21 March 2011

What Are Children?

That seems to be a reasonable question in light of the following:
The two cases generally considered as establishing constitutional protection for parental rights are Meyer v. Nebraska (1923) and Pierce v. Society of Sisters (1925).  In the first case a Nebraska law prohibited schools from teaching a foreign language to students before eighth grade.  In the second Oregon passed a law requiring all students to attend public schools.  In both cases, the Court found the laws unconstitutional because they infringed on certain basic liberties all citizens have.
I’ve already shown how parenting is no concern of the federal government.  However, there is still the lingering question of how to best classify children as legal entities.

There are generally two approaches to this answer, at least from a legal standpoint.  Some argue that children should be classified as a type of property; others argue that children should be classified as a type of citizen.  Each argument has certain merits as well as limits.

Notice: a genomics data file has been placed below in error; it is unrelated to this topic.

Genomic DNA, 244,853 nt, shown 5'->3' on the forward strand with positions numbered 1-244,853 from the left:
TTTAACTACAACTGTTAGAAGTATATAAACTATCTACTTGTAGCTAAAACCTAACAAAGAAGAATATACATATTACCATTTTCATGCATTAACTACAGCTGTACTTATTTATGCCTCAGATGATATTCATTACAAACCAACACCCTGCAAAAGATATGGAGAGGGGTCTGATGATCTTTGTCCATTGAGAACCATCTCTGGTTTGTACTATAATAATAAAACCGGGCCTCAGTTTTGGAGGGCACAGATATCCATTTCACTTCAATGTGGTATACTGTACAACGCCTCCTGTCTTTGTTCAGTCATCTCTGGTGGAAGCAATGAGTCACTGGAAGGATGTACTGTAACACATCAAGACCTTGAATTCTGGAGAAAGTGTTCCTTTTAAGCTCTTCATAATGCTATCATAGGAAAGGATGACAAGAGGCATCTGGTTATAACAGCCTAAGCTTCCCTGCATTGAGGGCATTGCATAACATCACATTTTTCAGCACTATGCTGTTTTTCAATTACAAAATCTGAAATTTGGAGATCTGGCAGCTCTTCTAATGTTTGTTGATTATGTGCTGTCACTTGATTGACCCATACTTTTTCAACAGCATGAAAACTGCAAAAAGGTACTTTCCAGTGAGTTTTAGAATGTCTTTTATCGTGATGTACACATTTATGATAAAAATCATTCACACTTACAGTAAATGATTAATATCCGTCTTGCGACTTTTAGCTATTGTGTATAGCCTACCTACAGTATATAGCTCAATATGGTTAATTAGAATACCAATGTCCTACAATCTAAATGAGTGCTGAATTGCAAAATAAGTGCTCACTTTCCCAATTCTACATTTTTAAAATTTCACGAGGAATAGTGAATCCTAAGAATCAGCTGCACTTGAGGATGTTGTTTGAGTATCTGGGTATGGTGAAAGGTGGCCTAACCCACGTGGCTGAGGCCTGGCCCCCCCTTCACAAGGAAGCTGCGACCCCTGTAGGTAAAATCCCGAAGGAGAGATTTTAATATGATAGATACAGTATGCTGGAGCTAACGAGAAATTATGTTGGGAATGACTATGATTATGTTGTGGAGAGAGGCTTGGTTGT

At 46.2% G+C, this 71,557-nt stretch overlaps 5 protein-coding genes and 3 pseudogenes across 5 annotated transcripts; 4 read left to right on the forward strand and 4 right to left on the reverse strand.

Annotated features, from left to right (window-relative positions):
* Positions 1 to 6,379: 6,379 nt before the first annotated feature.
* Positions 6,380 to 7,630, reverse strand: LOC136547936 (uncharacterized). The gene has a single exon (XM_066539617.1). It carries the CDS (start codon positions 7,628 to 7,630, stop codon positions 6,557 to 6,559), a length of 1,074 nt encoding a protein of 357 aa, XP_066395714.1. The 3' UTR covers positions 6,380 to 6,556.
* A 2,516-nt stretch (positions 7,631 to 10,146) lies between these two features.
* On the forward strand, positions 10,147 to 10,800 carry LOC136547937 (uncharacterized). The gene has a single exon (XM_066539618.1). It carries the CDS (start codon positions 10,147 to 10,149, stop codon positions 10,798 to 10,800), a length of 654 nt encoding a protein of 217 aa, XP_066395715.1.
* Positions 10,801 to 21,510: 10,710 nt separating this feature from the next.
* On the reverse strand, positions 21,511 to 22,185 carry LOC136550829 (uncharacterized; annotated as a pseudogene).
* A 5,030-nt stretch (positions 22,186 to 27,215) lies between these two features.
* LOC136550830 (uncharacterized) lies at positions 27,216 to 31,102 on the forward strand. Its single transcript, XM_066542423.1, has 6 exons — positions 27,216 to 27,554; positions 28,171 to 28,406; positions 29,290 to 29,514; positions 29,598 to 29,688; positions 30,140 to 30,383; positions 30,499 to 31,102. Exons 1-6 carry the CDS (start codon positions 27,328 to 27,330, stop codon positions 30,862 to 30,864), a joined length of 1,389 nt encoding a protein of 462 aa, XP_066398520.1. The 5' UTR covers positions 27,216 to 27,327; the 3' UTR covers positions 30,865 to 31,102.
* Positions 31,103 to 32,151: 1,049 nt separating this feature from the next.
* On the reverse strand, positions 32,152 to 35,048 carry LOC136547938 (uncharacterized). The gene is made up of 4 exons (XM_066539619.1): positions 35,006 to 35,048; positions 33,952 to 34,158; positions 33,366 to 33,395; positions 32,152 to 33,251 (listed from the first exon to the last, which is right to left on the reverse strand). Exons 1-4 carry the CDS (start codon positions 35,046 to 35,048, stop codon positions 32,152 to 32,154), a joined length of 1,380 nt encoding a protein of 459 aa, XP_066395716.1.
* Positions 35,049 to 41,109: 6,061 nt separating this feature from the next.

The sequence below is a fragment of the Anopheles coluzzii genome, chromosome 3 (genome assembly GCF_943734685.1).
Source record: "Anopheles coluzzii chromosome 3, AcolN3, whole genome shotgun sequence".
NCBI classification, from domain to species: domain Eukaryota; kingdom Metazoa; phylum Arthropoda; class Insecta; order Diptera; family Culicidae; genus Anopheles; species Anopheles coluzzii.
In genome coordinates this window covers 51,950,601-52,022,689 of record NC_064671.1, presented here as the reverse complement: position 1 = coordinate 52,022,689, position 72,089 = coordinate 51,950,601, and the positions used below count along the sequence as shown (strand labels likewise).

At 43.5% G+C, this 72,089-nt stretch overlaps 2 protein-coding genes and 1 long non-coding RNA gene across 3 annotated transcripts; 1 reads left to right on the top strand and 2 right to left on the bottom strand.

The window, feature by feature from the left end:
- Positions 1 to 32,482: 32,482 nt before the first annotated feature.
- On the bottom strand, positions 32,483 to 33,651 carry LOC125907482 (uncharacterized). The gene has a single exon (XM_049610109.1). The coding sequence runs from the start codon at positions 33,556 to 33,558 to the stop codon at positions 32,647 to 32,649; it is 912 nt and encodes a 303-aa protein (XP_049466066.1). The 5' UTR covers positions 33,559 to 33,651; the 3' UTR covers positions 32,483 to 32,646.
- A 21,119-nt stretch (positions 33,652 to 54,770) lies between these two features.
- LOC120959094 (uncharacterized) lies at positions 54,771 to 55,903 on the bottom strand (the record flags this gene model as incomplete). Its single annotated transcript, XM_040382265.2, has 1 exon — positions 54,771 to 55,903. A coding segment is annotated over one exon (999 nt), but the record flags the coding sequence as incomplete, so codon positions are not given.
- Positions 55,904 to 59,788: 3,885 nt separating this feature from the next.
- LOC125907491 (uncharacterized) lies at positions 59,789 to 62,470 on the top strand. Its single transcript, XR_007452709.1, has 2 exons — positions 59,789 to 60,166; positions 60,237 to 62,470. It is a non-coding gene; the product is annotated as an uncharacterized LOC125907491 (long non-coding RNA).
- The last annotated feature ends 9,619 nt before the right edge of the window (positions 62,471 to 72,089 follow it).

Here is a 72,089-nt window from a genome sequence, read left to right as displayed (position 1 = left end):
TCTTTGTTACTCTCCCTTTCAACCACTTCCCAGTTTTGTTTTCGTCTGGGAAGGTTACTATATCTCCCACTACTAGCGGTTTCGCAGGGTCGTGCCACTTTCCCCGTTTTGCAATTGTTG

Treating children strictly as citizens leads to the logical conclusion of holding them legally liable for their behavior.  Of course, this is undesirable if, for example, a ten-year-old child accidentally shoots and kills someone.  In this case, he would face, at the very least, a civil suit and possibly a legal suit.  Thus, this sort of approach is easily understood to have serious flaws.

On the other hand, treating children strictly as property leads to the logical outcome of parents terminating their child’s life without ever having to face legal repercussions.  The undesirability of this outcome is obvious.  Therefore, this approach is also easily understood to have serious flaws as well.

Thus, the question still remains:  What are children?  Are they property?  Are they citizens?  How should they be classified?

The answer to these questions strikes me as rather obvious:  children should be classified as (wait for it)…children.  By this, I simply mean that children should be classified as their own distinct legal category, and treated as such.  I also think it wise to rely on the traditional common law understanding of parental rights and children’s rights.  There are some instances where children are more directly comparable to property’ there are other times when children are more directly comparable to full-fledged citizens.  The law should be flexible in this area, and demonstrate wisdom and prudence at all times.  Maybe this way the issue of parental rights can be addressed properly.

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